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to Virginia with eighteen prisoners, and the plunder of a Char. Il. peaceful colony, which the pious zeal of Madame de
1613. Guercheville had sent to America to convert the savages to Christianity.
Gates no sooner received the report of this piratical ad- Argall venture of his subordinate, than, by the advice of his coun-Maine and cil, he determined to undertake a new enterprise against tia. the French in Acadia, and destroy all their settlements south of the forty-sixth degree of latitude. Three armed vessels were immediately dispatched, under the command of Argall; who, returning to the scene of his former outrage at Mount Desert, set up the arms of the King of England, in place of the broken cross of the Jesuits. Argall next visited St. Croix, and destroyed the remnants of De Monts' former settlement. Thence he sailed to Port Roy- . al. Meeting no resistance there, Argall loaded his ships with the spoil of the ruined town; and having thus effect- 9 Nov. ed all his purposes, he returned to Virginia about the middle of November. *
The pretext under which Argall had been dispatched to Pretexts for gather inglorious laurels on the coasts of Acadia, was the al proceedalleged encroachment of the French settlers there upon the territory comprehended within James's sweeping grant, in 1606, to the London and Plymouth adventurers. Gates naturally leaned toward the most grasping interpretation of an instrument in which he was named first among the original grantees of an enormous monopoly. But James's patent, nevertheless, distinctly excepted from its purview all lands “possessed by any other Christian prince or people;" and the French had unquestionably been in quiet possession of the neighborhood of Acadia two years before the first English charter passed the great seal. By his second charter of 1609, James had also expressly restricted the Virginia Company's northern boundary to a line two hundred miles north of Point Comfort, or about the fortieth parallel of latitude. The predatory proceedings of Gates and Argall were, therefore, entirely unwarranta
* Champlain, 101-109; Lescarbot ; Bancroft, i., 148.
Chap. 11. ble; and they were promptly resented by the court of
France. As soon as intelligence of the outrage reached 1613.
Europe, the French ambassador at London made a formal French am- complaint to the English government. The privy council bassador at immediately demanded explanations from the Virginia
1614. Company; who excused themselves by stating in reply, 23 January. that they had received no information from Virginia “ of
any such misdemeanors."'* 1613. On his return voyage from Acadia to Virginia, late in November. November, Argall is said to have “landed at Manhatas Alleged vis-Isle, in Hudson's River," where, finding "four houses it of Argall to Manhat- built, and a pretended Dutch governor," he forced the Hol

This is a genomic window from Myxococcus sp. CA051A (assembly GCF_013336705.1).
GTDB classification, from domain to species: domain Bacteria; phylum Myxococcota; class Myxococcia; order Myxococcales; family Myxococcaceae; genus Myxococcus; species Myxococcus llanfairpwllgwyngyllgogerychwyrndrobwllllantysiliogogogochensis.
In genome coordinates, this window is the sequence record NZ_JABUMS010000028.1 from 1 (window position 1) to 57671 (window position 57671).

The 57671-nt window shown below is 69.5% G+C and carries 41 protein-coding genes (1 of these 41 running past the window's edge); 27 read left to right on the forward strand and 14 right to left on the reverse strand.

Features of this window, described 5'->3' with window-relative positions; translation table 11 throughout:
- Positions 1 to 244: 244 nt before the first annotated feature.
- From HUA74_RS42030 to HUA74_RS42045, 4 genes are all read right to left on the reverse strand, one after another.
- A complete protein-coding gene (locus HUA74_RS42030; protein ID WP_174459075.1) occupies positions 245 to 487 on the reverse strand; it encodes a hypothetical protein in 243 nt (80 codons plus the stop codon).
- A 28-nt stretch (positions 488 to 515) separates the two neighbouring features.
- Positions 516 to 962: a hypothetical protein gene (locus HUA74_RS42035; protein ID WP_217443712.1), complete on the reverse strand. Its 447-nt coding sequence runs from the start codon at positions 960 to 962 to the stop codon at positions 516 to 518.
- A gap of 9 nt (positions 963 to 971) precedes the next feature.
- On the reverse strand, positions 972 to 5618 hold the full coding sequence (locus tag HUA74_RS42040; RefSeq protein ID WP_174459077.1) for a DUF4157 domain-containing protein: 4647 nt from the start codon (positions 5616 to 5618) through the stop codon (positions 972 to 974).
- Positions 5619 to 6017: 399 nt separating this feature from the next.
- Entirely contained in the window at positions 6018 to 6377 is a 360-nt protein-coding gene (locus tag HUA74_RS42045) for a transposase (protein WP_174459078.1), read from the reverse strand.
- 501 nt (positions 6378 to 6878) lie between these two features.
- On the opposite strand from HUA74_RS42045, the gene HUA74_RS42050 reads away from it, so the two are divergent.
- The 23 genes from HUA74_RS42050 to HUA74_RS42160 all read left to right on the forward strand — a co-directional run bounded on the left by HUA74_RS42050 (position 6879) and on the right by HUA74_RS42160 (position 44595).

landers to submit themselves to the King of England and to the government of Virginia. But this favorite story is very suspicious; it is inconsistent with authentic state papers; it has been deliberately pronounced to be " a pure fiction;" and it certainly needs to be sustained by better authority than any that has yet been produced, before it
can be received as an historical truth.t 1614. In the spring of 1614, explorations began to be vigorDrogenesis of ously prosecuted around Manhattan, by the several trading
vessels which had been dispatched from Holland. De Witt, sailing up the Mauritius River, in the "Little Fox," gave his name to one of the islands near Red Hook. May, in the “ Fortune,” coasting eastward, beyond the Visscher's Hook, or Montauk Point, visited a large “white and clayey” island, around which Gosnold had sailed twelve years before. This island, the Indian name of which was Capacke, the Dutch for awhile called “the Texel;' but it is now known as Martha's Vineyard.;
By this time, it was perceived that, to secure the largest return from the peltry trade, a factor should reside permanently on the Mauritius River, among the Maquaas, or Mohawks, and the Mahicans, at the head of tide-water. * Champlain, 112; Lond. Doc., i., 1, 3; N. Y. Colonial Manuscripts, iii., 1, 2. + See, Appendix, note E. # De Laet, book iii., cap. viii. On Visscher's and Van der Donck's maps of New Netherland, there is an island in the North River, marked " Jan de Witt's Eylant," just north of Magdalen Island. Jan de Witt's Island is the small one just south of Upper Red Hook landing, or Tivoli ; Magdalen Island is the larger one next below.
upper part of the river.
Hendrick Christiaensen, who, after his first experiment in Chap. II. company with Adriaen Block, is stated to have made ós ten
1614. voyages" to Manhattan, accordingly constructed a trading Christidenhouse on
66 Castle Island," at the west side of the river, a little below the present city of Albany. This building, san, " at the which was meant to combine the double purposes of a warehouse and a military defense for the resident Dutch traders, was thirty-six feet long, by twenty-six feet wide, inclosed by a stockade fifty-eight feet square, and the whole surrounded by a moat eighteen feet in width. To compliment the family of the stadtholder, the little post was immediately named “ Fort Nassau.” It was armed with two large guns, and eleven swivels or patereros, and garrisoned by ten or twelve men. “ Hendrick Christiaensen first commanded here;" and, in his absence, Jacob Eelkens, formerly a clerk in the counting-house of an Amsterdam merchant. *
It has been confidently affirmed that the year after the No fort at erection of Fort Nassau, at Castle Island, a redoubt was also thrown up and fortified on an elevated spot,” near the southern point of Manhattan Island. But the assertion does not appear to be confirmed by sufficient authority.t
Adriaen Block had, meanwhile, completed the building Block comof his yacht, which he appropriately named the Onrust, yacht, " the or “Restless." With this small vessel, about sixteen tons in burden, and the first ever constructed by Europeans at Manhattan,# Block proceeded to explore the bays and rivers to the eastward, into which the larger ships of the Dutch
* Figurative Map, from the archives at the Hague ; Doc. Hist. N. Y., iii., 27, 38; Wassenaar, vi., 144 ; viii., 85 ; De Laet, book iii., cap. ix. ; De Vries, 113; Hol. Doc., ii., 136 ; Alb. Rec., xxii., 317 ; xxiv., 167; Smith's Hist. N. Y., i., 22. Castle Island was the first below Albany, and, after 1630, was known as Van Rensselaer's, or Patroon's Island. The rapid progress of improvement has, however, now nearly obliterated its former insular character, and “annexed” it to the thriving capital of our state.